The disadvantage of the rider stacker is the lack of protection afforded to the operator. Because of the way it is designed, operators have a somewhat awkward stand and are exposed to environmental hazards in the workplace. The rider warehouse stacker is heavyweight, so it has the potential to cause injury or damage to any structures it collides with. They are an ideal solution for frequent movement over longer distances and are most often found in large warehouse environments and manufacturing plants.

The centre rider

These are sometimes known as front rider warehouse stackers. They are similar to rider stackers, but with more safety and ergonomic features incorporated. They enable the operator to fully face the front or back, rather than just sideways. There is less likelihood of injury to the operator because the whole machine is protected by its chassis on two sides. However, the centre rider stacker is less manoeuvrable than the others listed so far, and the operator protection is still only partial since he/she will be exposed to the lifting mechanism.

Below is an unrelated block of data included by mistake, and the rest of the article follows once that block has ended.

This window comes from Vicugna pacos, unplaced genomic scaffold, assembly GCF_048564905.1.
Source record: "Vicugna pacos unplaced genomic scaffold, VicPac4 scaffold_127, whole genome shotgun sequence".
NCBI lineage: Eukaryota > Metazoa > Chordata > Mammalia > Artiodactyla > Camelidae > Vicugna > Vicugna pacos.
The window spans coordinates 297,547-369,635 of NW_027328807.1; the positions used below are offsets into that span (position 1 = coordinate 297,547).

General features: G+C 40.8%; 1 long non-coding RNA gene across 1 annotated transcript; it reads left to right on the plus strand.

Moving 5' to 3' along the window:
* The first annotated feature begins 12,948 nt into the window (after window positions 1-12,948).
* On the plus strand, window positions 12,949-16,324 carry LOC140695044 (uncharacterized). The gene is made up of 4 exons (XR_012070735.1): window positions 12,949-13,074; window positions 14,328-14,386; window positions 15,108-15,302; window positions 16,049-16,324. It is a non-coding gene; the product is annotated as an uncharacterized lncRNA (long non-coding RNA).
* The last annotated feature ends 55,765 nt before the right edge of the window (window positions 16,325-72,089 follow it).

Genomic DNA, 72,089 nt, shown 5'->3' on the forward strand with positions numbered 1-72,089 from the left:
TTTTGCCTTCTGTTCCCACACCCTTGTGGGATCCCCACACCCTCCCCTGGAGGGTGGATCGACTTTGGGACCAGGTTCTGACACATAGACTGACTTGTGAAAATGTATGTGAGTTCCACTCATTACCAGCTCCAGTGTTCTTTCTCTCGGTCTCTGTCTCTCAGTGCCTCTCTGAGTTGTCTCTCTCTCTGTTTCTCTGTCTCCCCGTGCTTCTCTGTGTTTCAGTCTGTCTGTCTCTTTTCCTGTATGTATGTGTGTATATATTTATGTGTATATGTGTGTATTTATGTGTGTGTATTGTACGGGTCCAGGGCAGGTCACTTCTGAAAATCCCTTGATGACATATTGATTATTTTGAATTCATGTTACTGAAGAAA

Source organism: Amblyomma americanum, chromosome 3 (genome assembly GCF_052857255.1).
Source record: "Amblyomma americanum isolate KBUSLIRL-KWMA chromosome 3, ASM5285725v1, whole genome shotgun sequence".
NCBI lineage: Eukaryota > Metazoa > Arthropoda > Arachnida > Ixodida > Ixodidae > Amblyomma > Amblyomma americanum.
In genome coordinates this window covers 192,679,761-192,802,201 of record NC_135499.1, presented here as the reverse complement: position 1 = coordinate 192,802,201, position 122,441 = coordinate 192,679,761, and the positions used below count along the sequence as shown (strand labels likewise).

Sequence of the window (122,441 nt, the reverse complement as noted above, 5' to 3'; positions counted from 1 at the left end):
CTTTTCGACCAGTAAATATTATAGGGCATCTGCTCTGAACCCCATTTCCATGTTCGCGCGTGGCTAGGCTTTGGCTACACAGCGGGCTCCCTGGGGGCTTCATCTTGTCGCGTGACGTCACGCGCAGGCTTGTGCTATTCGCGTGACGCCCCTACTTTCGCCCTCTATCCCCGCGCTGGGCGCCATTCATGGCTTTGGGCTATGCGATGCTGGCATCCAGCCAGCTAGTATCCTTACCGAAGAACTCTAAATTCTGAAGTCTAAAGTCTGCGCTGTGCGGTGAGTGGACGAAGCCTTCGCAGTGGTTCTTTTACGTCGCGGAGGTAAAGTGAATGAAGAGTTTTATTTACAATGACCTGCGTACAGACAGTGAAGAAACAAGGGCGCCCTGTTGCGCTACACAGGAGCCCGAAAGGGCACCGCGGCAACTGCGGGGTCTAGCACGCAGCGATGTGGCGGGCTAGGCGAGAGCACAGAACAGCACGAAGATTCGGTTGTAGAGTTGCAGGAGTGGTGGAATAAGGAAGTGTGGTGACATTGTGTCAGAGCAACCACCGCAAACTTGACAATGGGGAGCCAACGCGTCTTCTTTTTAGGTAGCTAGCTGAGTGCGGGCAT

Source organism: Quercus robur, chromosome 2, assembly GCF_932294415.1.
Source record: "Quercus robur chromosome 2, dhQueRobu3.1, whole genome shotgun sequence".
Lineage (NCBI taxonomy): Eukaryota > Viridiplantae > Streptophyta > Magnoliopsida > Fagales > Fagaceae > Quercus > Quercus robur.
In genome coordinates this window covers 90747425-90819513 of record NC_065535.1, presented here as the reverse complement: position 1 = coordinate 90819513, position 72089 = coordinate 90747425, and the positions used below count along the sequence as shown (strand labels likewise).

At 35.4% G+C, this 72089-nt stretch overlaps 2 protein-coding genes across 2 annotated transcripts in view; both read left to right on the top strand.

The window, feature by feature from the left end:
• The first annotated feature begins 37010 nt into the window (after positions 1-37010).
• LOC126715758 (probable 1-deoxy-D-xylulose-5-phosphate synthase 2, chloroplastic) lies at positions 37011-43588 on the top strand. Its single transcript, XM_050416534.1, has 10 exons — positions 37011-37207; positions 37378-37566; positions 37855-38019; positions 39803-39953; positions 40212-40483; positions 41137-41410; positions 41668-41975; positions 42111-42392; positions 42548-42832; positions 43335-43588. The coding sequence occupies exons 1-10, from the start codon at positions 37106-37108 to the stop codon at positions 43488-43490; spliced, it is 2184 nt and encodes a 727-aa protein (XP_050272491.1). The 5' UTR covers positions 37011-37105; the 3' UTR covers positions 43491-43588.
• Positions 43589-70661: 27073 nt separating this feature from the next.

The centre rider is best applied to environments where the machine is driven in straight lines most of the time, particularly when space is limited. Industries like general warehousing, general manufacturing and the handling of beverages are common applications for the centre rider.

The weighing scale stacker

A weighing scale stacker is quite unique because it includes a feature of displaying the total weight of the load it lifts. This is a useful feature for many loading bays and factory floors, catering to a specific niche of any industry that needs to keep track of the precise weight of each load. In some cases, a printer is also incorporated with the stackers, so that the weight and other specifications can easily be printed.